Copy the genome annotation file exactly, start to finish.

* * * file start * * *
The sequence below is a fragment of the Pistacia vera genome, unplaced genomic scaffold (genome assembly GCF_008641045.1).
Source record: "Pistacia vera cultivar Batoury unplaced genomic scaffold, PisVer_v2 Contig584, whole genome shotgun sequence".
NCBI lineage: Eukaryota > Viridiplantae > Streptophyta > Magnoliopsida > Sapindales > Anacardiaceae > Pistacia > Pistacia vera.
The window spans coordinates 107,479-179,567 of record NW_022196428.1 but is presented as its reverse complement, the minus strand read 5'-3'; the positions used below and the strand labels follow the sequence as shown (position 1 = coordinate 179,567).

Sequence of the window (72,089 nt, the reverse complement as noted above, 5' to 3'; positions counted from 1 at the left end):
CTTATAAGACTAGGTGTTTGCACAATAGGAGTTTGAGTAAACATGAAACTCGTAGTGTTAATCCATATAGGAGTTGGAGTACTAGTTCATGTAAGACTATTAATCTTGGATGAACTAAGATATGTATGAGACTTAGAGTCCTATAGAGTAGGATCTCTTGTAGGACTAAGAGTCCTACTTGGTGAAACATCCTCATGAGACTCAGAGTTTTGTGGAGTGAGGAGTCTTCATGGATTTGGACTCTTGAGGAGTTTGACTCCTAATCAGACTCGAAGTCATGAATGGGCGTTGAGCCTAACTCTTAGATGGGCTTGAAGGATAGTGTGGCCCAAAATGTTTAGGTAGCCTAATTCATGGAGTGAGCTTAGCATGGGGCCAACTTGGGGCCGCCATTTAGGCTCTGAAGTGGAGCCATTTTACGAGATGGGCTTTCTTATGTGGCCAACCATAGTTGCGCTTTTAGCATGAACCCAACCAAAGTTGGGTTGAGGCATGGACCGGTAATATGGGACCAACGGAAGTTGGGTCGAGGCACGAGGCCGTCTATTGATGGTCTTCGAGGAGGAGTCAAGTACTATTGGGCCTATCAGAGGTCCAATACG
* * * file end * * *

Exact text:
The sequence below is a fragment of the Pistacia vera genome, unplaced genomic scaffold (genome assembly GCF_008641045.1).
Source record: "Pistacia vera cultivar Batoury unplaced genomic scaffold, PisVer_v2 Contig584, whole genome shotgun sequence".
NCBI lineage: Eukaryota > Viridiplantae > Streptophyta > Magnoliopsida > Sapindales > Anacardiaceae > Pistacia > Pistacia vera.
The window spans coordinates 107,479-179,567 of record NW_022196428.1 but is presented as its reverse complement, the minus strand read 5'-3'; the positions used below and the strand labels follow the sequence as shown (position 1 = coordinate 179,567).

Sequence of the window (72,089 nt, the reverse complement as noted above, 5' to 3'; positions counted from 1 at the left end):
CTTATAAGACTAGGTGTTTGCACAATAGGAGTTTGAGTAAACATGAAACTCGTAGTGTTAATCCATATAGGAGTTGGAGTACTAGTTCATGTAAGACTATTAATCTTGGATGAACTAAGATATGTATGAGACTTAGAGTCCTATAGAGTAGGATCTCTTGTAGGACTAAGAGTCCTACTTGGTGAAACATCCTCATGAGACTCAGAGTTTTGTGGAGTGAGGAGTCTTCATGGATTTGGACTCTTGAGGAGTTTGACTCCTAATCAGACTCGAAGTCATGAATGGGCGTTGAGCCTAACTCTTAGATGGGCTTGAAGGATAGTGTGGCCCAAAATGTTTAGGTAGCCTAATTCATGGAGTGAGCTTAGCATGGGGCCAACTTGGGGCCGCCATTTAGGCTCTGAAGTGGAGCCATTTTACGAGATGGGCTTTCTTATGTGGCCAACCATAGTTGCGCTTTTAGCATGAACCCAACCAAAGTTGGGTTGAGGCATGGACCGGTAATATGGGACCAACGGAAGTTGGGTCGAGGCACGAGGCCGTCTATTGATGGTCTTCGAGGAGGAGTCAAGTACTATTGGGCCTATCAGAGGTCCAATACG